Up in smoke

Posted by Lee Rahr on November 19, 2014

From slash piles to boilers, finding a better use for biomass


On a cool and sunny morning, my colleague Dylan and I recently drove across the southern Cascade Range on Highway 58 on our way to Klamath Falls for energy planning meetings. East of Oakridge in the Deschutes National Forest, Oregon Department of Transportation crews were managing hundreds of burning roadside slash piles.

Forest thinning to create fire breaks is a common practice in our national forests. Many of these forests are in poor condition and are vulnerable to abnormal and devastating fires. Therefore, fire breaks are an important strategy to keep our highways and drivers safe, and create a natural barrier that prevents the spread of wildfire. Ironically, however, as we drove to Klamath Falls to discuss the benefits of biomass as a local energy source, it prompted the question of how we can deliver roadside wood waste to contained biomass boilers, which can create heat and power for rural communities.

In forest slash piles, wood waste is left over from logging and thinning operations. These piles are typically burned off to prevent further fuel build-up in our forests. But when these piles are burned off, the wood ‘waste’ is wasted completely. A way to remedy this problem is to develop local wood waste markets for heat and energy generation and wood product manufacturing that will create demand for these local highway thinning projects.

Biomass projects increase local energy generation, save money by reducing fossil fuel consumption, and reduce carbon and other air emissions that result from burning slash piles and heating with fossil fuels. A 2011 peer-reviewed study in the Journal of the Air & Waste Management Association reported dramatic decreases in emissions when wood waste is used in a controlled combined heat and power facility versus open pile burning. The study reported particulate emissions were reduced by 98%, nitrogen oxide (NOX) emissions by 54%, carbon monoxide (CO) emissions by 97%, and carbon dioxide (CO2) emissions by 17% when compared to open burning practices. As federal, state and local leaders face challenges to reduce carbon in the face of climate change, reducing slash burning and transporting wood waste to contained boilers for heat and power is a practical, local solution that needs to be accelerated.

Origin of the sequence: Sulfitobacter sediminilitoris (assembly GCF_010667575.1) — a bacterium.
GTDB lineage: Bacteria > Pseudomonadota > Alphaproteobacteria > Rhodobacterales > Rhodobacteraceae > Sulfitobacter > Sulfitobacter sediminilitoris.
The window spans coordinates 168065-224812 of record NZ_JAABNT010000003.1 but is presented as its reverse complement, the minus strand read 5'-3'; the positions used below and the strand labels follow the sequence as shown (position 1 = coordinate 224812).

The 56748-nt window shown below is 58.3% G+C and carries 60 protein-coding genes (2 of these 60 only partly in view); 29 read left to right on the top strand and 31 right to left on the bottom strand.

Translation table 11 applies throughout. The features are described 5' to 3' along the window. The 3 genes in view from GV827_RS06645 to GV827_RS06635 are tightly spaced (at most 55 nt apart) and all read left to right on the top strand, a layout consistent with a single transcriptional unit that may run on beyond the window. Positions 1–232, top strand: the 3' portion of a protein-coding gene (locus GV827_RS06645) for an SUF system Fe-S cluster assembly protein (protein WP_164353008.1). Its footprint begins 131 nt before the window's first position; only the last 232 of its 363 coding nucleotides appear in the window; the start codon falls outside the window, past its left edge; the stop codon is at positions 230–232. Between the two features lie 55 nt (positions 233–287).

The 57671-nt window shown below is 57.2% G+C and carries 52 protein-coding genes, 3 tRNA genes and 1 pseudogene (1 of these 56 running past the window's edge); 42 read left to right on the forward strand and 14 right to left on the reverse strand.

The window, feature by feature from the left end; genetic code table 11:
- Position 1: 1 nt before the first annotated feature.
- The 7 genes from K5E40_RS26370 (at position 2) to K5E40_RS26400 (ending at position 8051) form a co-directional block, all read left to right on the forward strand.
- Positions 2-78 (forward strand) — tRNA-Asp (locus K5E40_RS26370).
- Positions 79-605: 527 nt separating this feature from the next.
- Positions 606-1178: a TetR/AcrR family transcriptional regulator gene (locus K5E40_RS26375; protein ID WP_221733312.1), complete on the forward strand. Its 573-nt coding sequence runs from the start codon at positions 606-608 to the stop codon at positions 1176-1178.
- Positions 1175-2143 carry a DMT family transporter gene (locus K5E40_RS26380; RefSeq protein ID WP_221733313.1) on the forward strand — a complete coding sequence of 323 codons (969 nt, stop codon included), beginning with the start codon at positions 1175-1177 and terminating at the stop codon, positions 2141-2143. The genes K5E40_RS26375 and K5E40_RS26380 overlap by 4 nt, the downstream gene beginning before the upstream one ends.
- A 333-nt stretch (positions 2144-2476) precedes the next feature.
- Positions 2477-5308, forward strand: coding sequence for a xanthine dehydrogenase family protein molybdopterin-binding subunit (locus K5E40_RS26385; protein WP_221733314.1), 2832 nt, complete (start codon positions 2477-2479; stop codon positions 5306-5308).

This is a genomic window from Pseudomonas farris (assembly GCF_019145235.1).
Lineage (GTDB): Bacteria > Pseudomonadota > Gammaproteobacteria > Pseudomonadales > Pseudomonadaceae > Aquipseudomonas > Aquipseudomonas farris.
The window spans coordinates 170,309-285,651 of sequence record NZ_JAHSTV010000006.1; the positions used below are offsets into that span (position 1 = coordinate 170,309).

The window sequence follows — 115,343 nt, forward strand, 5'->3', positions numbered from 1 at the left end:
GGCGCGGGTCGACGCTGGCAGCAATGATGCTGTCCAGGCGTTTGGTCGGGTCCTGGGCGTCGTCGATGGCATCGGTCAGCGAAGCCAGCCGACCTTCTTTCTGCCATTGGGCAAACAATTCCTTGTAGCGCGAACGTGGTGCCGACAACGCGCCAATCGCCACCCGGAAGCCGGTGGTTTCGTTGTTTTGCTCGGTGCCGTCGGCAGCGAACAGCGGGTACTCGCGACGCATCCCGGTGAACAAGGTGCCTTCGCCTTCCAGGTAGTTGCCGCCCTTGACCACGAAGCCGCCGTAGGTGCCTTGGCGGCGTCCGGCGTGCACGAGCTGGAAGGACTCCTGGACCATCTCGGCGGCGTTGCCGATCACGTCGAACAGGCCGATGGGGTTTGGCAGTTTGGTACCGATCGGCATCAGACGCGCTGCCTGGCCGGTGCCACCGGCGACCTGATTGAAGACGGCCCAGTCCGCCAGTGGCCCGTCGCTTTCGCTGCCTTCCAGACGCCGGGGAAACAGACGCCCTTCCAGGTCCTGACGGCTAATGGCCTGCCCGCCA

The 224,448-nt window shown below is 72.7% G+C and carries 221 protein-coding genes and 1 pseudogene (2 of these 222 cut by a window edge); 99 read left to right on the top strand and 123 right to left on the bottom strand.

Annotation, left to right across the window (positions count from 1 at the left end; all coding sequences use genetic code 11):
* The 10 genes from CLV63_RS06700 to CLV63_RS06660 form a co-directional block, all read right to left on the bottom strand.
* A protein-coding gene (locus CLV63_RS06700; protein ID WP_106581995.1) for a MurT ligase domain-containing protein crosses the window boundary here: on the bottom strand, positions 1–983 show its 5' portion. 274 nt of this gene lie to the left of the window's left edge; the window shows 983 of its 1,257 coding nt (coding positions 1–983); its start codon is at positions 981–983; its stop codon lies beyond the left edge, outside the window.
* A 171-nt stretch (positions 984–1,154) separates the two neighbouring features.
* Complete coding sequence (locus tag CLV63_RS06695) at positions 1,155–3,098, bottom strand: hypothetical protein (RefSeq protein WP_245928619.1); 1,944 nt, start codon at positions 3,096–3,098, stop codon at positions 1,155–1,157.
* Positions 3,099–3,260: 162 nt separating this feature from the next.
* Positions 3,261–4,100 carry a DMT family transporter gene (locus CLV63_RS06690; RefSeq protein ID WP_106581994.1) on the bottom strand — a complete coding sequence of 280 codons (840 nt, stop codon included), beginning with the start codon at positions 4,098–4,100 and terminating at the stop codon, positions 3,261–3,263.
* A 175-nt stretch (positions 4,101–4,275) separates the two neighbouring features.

Rural communities nestled within federal and state forests are well positioned to increase their energy independence with local energy sources. And biomass from forest wood waste is an important step that communities can take today to promote a green and local energy future. It’s going to take all kinds of renewable energy sources to build an independent green future – and we’re eager to help find the local solutions.

Lee Rahr is Energy Program Director, and Dylan Kruse leads biomass efforts at Sustainable Northwest.